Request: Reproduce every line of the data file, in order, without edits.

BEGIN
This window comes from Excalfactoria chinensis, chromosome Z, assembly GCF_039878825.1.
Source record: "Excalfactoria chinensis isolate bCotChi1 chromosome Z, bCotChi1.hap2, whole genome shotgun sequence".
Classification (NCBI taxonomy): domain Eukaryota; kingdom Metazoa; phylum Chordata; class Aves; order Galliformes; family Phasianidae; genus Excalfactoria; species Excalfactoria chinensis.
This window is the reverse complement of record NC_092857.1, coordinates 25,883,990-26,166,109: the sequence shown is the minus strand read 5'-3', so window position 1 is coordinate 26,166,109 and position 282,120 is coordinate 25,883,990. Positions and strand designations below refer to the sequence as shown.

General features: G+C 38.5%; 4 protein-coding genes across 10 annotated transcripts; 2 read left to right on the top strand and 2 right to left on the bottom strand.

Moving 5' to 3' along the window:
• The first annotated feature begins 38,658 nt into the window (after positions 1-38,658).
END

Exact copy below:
This window comes from Excalfactoria chinensis, chromosome Z, assembly GCF_039878825.1.
Source record: "Excalfactoria chinensis isolate bCotChi1 chromosome Z, bCotChi1.hap2, whole genome shotgun sequence".
Classification (NCBI taxonomy): domain Eukaryota; kingdom Metazoa; phylum Chordata; class Aves; order Galliformes; family Phasianidae; genus Excalfactoria; species Excalfactoria chinensis.
This window is the reverse complement of record NC_092857.1, coordinates 25,883,990-26,166,109: the sequence shown is the minus strand read 5'-3', so window position 1 is coordinate 26,166,109 and position 282,120 is coordinate 25,883,990. Positions and strand designations below refer to the sequence as shown.

General features: G+C 38.5%; 4 protein-coding genes across 10 annotated transcripts; 2 read left to right on the top strand and 2 right to left on the bottom strand.

Moving 5' to 3' along the window:
• The first annotated feature begins 38,658 nt into the window (after positions 1-38,658).